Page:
Magazine article The New Yorker

Midterm Anxieties

Magazine article The New Yorker

Midterm Anxieties

Article excerpt

MIDTERM ANXIETIES

When does Ebola look like a gift? Apparently, when you are a Republican candidate for the Senate who sees it as a handy pretext for bringing up immigration politics while scaring people into voting for you. Thom Tillis, in a campaign debate in North Carolina with Senator Kay Hagan, put it this way: "Ladies and gentlemen, we've got an Ebola outbreak. We have bad actors that can come across the border. We need to seal the border." In New Hampshire, Scott Brown started off by conjuring up ISIS fighters slipping through spongy borders, then casually switched to Ebola-sickened hordes. "One of the reasons why I have been so adamant about closing our border," he said, "is because if people are coming through normal channels--can you imagine what they can do through a porous border?" Both ISIS and Ebola provoke enough anxiety for most people to contemplate them without being goaded. There are, however, no reported instances of Ebola-infected immigrants crossing illegally from Mexico, and, with ISIS fighters busy in Iraq and Syria, it's possible but not likely that they're hanging out in Ciudad Juarez, planning a raid on Arizona, as Representative Trent Franks maintains. But, as Franks and his fellow-Republicans demonstrated, you don't need to construct a plausible or even a coherent scenario to deploy such threats for political ends.

The Democrats were not entirely immune from such temptation. Campaign ads and a few candidates--including Senator Mark Udall, of Colorado--implied that Ebola surveillance would have been better coordinated if the Republicans hadn't managed to cut the budgets of the National Institutes of Health and the Centers for Disease Control and Prevention. That apportionment of blame wasn't strictly accurate. Funding for the N.I.H. and the C.D.C. hasn't always kept pace with inflation in recent years, but, in some budgets, Congress allocated them more money than the Obama Administration had requested. Still, at least such tactics centered on the agencies responsible, and didn't engage in the old practice of conflating disease and foreignness.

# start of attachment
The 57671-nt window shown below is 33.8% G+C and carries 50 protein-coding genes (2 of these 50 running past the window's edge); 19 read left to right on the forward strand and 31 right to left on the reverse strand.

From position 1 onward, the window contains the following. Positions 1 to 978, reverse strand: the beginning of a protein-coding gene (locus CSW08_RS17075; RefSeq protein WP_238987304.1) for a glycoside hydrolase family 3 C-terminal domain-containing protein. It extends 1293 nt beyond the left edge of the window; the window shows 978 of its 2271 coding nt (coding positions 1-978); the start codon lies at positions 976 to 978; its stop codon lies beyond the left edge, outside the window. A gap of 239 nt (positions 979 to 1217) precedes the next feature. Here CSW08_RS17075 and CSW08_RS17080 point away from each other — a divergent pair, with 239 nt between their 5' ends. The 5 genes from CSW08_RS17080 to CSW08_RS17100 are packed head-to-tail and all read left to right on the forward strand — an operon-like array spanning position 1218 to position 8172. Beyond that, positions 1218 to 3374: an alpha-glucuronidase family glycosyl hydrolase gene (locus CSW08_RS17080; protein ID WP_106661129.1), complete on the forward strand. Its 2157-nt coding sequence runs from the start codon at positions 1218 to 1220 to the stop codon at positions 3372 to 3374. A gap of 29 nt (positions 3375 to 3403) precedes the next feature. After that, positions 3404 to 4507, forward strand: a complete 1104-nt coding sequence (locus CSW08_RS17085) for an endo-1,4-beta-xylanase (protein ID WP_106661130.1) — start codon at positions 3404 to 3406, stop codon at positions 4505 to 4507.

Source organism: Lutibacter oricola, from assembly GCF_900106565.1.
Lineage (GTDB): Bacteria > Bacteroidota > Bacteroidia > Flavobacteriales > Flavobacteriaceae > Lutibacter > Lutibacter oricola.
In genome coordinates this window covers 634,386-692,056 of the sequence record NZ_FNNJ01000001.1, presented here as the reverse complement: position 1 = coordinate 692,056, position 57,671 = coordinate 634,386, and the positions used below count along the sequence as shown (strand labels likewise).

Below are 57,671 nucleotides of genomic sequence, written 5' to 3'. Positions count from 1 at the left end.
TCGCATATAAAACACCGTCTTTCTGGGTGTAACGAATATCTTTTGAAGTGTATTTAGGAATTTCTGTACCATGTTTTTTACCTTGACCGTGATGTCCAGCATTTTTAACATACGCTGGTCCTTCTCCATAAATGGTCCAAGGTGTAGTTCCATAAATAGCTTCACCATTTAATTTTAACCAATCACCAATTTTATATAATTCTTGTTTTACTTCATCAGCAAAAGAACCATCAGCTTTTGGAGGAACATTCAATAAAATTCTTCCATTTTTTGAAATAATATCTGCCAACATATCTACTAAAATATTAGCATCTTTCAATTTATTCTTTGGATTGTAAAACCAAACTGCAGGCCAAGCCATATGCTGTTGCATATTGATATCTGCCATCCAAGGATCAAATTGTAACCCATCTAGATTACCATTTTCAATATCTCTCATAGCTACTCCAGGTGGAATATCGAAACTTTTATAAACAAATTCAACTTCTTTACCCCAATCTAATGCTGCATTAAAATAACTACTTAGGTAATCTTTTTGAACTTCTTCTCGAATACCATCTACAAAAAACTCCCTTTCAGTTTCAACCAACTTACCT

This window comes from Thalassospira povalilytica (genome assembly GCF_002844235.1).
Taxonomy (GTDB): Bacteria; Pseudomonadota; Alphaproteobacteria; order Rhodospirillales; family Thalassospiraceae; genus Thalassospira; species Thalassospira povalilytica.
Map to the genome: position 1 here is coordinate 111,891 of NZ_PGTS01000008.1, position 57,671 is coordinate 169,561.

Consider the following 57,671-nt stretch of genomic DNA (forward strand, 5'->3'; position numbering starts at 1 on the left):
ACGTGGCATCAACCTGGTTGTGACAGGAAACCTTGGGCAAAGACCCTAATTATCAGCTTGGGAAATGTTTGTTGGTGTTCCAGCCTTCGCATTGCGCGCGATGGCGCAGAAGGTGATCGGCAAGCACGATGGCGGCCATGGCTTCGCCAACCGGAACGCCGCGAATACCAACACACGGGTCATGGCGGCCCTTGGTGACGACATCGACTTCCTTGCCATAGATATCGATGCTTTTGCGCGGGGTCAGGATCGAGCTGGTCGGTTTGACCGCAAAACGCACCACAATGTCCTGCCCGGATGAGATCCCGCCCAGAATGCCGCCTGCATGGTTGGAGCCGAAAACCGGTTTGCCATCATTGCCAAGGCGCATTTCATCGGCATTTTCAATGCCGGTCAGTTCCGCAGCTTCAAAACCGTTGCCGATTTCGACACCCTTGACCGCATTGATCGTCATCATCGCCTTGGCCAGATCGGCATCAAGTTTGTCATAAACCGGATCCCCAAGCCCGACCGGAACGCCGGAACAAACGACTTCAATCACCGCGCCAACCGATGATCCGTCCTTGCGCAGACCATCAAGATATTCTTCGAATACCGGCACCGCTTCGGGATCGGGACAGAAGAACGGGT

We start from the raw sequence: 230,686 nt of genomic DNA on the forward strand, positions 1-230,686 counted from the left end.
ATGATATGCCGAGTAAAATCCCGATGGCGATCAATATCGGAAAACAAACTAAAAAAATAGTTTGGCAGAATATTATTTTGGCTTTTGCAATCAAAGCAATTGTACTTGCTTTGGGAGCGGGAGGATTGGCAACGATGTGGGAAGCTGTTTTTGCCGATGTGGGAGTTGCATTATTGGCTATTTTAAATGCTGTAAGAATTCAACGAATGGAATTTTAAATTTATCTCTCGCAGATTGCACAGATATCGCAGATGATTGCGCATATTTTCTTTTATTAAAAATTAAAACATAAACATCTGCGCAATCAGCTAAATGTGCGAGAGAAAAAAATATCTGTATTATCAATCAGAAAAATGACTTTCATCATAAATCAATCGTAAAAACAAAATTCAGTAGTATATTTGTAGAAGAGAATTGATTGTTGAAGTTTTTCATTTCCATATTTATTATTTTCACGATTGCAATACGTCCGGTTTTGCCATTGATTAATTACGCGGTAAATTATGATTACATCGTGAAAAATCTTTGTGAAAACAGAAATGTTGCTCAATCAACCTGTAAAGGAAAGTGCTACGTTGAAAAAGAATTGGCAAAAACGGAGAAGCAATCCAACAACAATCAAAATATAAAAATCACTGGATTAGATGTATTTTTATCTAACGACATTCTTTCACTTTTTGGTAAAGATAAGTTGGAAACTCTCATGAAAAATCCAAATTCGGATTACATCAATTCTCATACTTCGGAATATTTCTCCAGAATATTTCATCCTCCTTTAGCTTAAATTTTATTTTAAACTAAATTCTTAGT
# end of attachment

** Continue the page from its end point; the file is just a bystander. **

The medical historian Howard Markel notes that "Chinese immigrants were once linked to bubonic plague and hookworm, Mexicans were thought to be infested with lice, and Russian Jews were seen as somehow especially vulnerable to tuberculosis and--a favorite wastebasket diagnosis of nativists in the early 1900s--'poor physique.' " Taking advantage of such associations, which were almost never based on legitimate science, nativists helped pass the Immigration Act of 1924, the racist law that imposed quotas on the basis of national origin--Asians were completely excluded--and governed U.S. immigration until 1965. Senator Patrick McCarran, of Nevada, a co-sponsor of the McCarran-Walter Act of 1952, which, among other provisions, made it easier to bar immigrants who had chronic diseases, offered a metaphor that made explicit immigration law's preoccupation with purity. Immigration was a stream, he said, adding that if it "is healthy, the impact on our society is salutary; but if that stream is polluted our institutions and our way of life become infected."

Politicians now know better than to talk openly about immigration in terms of purity and contagion, but they still make the connection. …

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